At the same time I was also playing Schubert with another orchestra and doing some chamber music reading on weekends with friends. And here I was sitting principal viola. Freaking out was not an option.

In fact, the controlled chaos and jarring harmonizations of “Till” were given a stark counterpoint in the second movement of Schubert’s cello quintet, which I performed a week later. I had performed the first movement in the fall with the South Bay Philharmonic’s chamber group, and for the next concert we moved on to the next movement. Both elegiac and peaceful, this movement has been called “a hymn which floats above the mortal sphere.” With no conductor to complain to (or about), it was solely the responsibility of the five of us for how it came out. And with a successful performance of the first movement under our belts, we approached this movement with more confidence and less rehearsal time. Gene Huang, the first violinist, also played the Mendelssohn violin concerto on the same program, a feat that I’m still a little in awe of.

I’m writing this blog a couple of months after the fact, with a different Schubert chamber piece in my head and under my fingers, anticipating another concert this evening. And as I write, I’m listening to our recording of the quintet. While I would not trade my violin experiences for anything, I couldn’t be happier that I learned to play the viola, because it gave me the opportunity to play this music.

Read more about my musical adventures on my violinist.com blog.

Holocaust Education: The Missing Piece

On the last Friday of the month, I am participating in the We Are the World Blogfest (#WATWB), in which we share a hopeful or peaceful story about humanity.

This month, I’m sharing this story, Holocaust Education: The Missing Piece, about the work of my new friend and sometime music partner, Dr. Margareta (Maya) Ackerman. I met her in the context of music at church. She sings, I play the violin, and we have performed together in services a couple of times. We’re getting together later today, in fact, to prepare for this Sunday’s service, called Faith and Hope after the Holocaust. We will be performing two Emily Dickinson poems set to music. Continue reading Holocaust Education: The Missing Piece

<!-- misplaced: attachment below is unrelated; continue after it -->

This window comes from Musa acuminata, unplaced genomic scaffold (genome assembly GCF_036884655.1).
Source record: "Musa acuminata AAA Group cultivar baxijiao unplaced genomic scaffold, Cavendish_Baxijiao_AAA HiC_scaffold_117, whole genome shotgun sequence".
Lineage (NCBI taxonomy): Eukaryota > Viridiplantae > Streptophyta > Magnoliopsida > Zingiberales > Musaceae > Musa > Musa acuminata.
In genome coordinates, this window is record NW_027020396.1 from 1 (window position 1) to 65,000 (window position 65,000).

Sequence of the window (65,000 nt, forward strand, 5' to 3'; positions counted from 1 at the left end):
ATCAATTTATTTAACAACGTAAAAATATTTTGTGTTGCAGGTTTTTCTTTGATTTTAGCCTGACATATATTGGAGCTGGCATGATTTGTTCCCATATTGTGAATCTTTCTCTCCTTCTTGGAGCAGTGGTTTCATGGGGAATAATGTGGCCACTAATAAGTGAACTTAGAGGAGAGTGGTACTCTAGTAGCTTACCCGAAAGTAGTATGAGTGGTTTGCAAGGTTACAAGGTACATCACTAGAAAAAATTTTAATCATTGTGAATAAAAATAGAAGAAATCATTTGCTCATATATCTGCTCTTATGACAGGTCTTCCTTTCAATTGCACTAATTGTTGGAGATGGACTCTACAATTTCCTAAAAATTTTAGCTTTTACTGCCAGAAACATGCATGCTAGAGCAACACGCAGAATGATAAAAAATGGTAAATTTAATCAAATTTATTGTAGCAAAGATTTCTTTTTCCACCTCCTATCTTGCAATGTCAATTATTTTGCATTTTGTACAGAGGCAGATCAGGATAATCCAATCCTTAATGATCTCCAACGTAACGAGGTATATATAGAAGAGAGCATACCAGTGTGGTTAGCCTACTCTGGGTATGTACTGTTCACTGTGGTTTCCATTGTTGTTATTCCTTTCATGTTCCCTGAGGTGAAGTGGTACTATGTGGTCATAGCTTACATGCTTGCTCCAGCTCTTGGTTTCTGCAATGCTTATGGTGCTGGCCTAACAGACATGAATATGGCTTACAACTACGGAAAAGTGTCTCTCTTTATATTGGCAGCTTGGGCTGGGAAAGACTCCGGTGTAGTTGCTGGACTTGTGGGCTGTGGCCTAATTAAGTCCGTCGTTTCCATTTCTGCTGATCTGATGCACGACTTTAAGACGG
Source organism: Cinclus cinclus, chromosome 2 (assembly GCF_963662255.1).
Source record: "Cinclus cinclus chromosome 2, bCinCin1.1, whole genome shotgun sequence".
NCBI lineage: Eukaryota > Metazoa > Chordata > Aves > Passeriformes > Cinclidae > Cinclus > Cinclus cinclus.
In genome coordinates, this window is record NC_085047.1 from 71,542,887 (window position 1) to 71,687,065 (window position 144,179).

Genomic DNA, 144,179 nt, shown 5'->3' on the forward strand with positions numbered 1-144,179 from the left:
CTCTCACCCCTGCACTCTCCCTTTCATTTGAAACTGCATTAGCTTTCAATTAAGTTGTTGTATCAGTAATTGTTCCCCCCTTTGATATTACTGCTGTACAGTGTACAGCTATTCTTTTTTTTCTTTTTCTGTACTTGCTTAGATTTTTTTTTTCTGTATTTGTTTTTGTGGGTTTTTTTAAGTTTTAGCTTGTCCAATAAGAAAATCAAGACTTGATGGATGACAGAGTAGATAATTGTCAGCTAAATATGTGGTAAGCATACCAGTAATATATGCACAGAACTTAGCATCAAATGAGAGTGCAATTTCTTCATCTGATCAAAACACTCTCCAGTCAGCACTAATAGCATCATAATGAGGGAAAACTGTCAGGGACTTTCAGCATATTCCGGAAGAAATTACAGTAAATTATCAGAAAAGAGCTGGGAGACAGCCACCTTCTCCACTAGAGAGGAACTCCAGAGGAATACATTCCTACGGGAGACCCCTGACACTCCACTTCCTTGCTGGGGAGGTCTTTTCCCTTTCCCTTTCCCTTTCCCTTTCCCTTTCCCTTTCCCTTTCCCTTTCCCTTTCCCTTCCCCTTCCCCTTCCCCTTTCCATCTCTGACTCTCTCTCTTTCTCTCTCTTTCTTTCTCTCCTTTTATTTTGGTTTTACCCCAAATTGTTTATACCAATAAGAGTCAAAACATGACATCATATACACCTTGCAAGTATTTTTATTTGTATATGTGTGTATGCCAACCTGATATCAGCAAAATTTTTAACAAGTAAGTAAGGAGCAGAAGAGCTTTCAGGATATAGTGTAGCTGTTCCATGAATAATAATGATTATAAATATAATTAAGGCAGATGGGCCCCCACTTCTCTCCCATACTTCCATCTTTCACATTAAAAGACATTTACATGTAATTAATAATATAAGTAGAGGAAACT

It’s All about Presence: A Conversation with Val Vigoda

I published this interview with rock violinist and singer/songwriter Val Vigoda 1 year ago. This past weekend her show, “Ernest Shackleton Loves Me,” opened Off-Broadway at Second Stage’s Tony Kiser Theatre. For tickets and more information, visit ernestshackletonlovesme.com. In the interview, Val talks in detail about how the show was conceived and created. Read it on violinist.com, below.

A Thousand Finds

Valerie_Brendan_0136Val Vigoda is an electric violinist, singer/songwriter, and founder of the musical trio GrooveLily. She has toured the world with Cyndi Lauper, Joe Jackson and the Trans-Siberian Orchestra. Val has also co-written, with Brendan Milburn, songs for Disney’s Tinker Bell movies as well as the score for the stage musicals Striking 12, Sleeping Beauty Wakes, Toy Story: The Musical, and many others, including Ernest Shackleton Loves Me, starring Val as Kat, a contemporary composer and single mom who meets and falls in love with the time-traveling explorer.

Val and I went to Princeton University together. We traveled in different circles then: I played the violin for two years in the University Orchestra, she was exploring the potential of the instrument when combined with singing in a rock band. After graduation I followed Val’s career over the years, reconnecting through her kickstarter campaign for her one-woman show, “Just…